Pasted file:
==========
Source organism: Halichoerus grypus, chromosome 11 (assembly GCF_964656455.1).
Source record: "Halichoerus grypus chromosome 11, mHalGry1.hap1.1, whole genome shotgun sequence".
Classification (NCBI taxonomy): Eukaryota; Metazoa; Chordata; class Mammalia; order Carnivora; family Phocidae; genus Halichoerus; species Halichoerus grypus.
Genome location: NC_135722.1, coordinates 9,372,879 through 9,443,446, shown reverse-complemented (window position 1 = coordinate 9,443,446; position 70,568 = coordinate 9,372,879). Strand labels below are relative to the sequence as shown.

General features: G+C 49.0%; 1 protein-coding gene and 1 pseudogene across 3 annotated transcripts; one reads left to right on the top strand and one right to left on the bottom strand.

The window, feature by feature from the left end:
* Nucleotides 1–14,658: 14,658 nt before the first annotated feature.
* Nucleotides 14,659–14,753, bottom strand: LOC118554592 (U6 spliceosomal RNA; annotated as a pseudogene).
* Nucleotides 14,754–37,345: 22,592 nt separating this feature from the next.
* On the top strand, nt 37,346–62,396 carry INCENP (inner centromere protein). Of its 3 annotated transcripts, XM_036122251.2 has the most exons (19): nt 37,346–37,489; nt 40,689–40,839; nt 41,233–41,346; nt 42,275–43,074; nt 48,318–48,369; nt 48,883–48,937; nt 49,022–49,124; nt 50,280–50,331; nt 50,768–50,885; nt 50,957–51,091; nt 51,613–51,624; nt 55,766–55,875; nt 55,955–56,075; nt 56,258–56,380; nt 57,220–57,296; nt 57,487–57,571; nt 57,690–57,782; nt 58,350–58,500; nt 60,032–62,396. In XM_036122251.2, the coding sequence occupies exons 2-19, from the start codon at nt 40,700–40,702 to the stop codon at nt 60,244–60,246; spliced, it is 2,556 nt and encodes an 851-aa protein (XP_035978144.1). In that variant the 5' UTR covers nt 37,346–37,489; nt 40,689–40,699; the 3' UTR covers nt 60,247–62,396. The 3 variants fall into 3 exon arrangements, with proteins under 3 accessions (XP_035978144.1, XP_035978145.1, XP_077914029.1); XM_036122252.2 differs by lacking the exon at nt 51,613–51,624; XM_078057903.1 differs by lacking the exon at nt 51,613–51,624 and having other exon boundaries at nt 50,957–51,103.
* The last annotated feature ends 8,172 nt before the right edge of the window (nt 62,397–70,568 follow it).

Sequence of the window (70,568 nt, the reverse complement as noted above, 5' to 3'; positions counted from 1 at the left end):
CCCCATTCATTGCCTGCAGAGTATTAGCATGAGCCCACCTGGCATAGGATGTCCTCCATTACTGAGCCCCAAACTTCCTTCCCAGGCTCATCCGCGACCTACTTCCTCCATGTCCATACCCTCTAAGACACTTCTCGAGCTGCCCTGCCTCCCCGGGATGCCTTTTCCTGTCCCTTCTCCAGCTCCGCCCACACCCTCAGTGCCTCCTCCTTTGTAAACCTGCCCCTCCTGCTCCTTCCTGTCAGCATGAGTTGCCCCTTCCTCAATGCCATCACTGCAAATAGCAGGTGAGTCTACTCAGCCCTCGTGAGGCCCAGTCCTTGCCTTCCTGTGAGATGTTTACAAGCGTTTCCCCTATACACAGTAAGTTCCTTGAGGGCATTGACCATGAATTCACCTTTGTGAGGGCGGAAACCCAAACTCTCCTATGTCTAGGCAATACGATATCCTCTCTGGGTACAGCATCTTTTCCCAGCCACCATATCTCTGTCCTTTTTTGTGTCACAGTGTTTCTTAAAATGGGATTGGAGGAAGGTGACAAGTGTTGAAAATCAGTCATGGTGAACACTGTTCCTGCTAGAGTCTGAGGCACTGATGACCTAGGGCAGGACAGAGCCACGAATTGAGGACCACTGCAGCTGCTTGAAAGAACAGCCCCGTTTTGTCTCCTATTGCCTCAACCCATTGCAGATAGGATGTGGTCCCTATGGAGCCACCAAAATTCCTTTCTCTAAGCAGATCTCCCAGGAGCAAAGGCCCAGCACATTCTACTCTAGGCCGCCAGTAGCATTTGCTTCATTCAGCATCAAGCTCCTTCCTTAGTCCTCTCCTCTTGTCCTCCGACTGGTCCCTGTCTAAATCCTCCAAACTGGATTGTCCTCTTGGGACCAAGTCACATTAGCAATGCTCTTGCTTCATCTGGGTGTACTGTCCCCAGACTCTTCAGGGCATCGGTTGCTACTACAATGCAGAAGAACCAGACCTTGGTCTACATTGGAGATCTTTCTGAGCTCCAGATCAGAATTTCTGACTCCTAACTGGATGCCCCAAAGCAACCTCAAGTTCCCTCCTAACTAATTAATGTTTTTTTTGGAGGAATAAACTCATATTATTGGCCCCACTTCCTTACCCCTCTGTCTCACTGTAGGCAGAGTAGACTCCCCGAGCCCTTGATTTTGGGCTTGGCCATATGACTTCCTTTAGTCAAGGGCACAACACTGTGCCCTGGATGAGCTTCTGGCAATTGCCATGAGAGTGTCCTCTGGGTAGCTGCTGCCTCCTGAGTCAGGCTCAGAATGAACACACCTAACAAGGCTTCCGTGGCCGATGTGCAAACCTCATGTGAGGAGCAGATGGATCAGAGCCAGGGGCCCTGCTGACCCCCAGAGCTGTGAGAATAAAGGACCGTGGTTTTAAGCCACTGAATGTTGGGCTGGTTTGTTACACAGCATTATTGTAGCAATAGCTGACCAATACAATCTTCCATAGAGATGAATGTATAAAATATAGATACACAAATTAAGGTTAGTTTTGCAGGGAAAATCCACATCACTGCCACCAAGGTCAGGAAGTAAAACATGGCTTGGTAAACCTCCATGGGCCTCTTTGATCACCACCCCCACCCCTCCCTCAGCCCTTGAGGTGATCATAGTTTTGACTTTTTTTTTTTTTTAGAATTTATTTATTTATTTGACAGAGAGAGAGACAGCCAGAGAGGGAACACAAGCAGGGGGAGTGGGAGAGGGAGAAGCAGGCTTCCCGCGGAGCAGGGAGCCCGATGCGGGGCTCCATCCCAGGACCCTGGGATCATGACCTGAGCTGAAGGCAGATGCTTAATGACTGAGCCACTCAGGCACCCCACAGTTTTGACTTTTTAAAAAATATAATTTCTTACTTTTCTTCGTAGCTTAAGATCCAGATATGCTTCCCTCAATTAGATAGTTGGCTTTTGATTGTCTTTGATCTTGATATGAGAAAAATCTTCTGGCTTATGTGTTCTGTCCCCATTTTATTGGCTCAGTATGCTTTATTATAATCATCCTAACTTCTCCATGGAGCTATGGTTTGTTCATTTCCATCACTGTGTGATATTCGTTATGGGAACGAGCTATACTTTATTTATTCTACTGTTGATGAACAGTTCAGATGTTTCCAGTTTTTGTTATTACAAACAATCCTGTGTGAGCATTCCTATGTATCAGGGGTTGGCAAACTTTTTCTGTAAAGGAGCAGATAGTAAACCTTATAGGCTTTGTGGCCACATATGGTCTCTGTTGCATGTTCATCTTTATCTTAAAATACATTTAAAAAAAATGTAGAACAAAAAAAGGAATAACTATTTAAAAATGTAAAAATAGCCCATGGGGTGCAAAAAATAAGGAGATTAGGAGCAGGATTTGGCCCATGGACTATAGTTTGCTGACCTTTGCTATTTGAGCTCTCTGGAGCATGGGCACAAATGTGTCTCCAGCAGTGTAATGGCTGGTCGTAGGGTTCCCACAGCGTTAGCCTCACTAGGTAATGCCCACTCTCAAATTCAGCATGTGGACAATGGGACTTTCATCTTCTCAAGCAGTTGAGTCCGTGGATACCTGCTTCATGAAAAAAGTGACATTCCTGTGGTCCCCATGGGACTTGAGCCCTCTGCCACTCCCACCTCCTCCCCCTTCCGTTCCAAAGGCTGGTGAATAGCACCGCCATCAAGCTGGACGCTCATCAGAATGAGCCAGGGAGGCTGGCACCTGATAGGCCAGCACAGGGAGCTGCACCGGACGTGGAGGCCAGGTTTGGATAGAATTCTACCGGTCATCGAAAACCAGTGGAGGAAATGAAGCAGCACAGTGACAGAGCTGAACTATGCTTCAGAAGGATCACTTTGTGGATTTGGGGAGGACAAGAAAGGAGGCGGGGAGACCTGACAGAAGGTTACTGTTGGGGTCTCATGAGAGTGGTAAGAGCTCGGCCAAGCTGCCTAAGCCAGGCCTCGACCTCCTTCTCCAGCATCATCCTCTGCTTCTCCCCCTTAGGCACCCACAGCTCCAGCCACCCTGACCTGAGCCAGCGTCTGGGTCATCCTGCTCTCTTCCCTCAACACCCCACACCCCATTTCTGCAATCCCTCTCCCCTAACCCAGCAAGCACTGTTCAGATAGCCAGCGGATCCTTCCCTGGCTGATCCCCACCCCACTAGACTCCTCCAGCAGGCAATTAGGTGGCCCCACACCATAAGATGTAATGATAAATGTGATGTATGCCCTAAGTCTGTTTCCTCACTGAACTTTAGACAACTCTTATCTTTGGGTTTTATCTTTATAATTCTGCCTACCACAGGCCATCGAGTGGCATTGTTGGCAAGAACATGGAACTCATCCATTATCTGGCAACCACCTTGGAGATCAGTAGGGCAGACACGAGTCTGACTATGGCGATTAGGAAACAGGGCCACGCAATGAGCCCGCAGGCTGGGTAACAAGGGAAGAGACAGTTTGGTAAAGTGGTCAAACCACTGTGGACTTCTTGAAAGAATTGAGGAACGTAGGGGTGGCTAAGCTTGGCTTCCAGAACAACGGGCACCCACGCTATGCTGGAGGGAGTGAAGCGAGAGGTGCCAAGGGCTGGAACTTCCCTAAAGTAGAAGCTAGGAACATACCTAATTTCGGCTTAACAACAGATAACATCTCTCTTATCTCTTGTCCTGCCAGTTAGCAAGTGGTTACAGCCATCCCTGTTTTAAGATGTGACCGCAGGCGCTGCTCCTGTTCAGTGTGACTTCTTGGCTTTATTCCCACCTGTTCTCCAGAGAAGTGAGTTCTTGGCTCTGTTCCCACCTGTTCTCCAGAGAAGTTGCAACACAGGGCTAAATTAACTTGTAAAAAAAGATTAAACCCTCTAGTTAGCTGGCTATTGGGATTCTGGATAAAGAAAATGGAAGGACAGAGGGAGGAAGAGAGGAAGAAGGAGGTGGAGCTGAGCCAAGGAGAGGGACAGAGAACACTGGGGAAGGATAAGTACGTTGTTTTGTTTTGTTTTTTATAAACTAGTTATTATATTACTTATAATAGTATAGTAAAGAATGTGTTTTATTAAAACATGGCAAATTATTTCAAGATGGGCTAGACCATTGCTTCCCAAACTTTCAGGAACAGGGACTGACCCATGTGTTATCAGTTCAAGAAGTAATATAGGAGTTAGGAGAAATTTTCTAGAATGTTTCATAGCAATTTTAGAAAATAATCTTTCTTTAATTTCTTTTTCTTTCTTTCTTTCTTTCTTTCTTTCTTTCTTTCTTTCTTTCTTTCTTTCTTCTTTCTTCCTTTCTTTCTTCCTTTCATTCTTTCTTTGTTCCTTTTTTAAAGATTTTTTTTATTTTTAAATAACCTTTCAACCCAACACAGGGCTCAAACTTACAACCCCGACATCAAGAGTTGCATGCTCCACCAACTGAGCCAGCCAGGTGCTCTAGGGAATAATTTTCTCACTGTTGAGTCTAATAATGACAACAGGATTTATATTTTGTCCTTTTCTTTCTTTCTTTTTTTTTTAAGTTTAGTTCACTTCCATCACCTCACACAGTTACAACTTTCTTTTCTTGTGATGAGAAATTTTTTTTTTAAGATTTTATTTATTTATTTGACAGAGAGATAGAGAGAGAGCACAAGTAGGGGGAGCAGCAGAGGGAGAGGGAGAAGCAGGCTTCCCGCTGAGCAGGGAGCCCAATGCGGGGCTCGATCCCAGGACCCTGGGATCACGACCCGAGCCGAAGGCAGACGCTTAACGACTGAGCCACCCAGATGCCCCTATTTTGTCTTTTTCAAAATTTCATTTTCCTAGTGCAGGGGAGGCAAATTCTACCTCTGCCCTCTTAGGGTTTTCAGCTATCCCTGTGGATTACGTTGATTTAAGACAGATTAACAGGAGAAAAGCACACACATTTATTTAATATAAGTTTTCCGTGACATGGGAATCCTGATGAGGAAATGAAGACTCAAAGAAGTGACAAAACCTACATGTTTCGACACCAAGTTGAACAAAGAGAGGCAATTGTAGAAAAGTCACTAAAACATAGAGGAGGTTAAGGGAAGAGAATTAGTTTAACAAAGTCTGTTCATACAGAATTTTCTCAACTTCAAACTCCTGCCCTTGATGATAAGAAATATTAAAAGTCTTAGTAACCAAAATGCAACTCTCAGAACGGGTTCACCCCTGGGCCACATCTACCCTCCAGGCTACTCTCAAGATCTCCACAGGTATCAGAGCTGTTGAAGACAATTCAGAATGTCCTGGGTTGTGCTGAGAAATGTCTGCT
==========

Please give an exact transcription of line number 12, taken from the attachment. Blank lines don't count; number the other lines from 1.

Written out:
Sequence of the window (70,568 nt, the reverse complement as noted above, 5' to 3'; positions counted from 1 at the left end):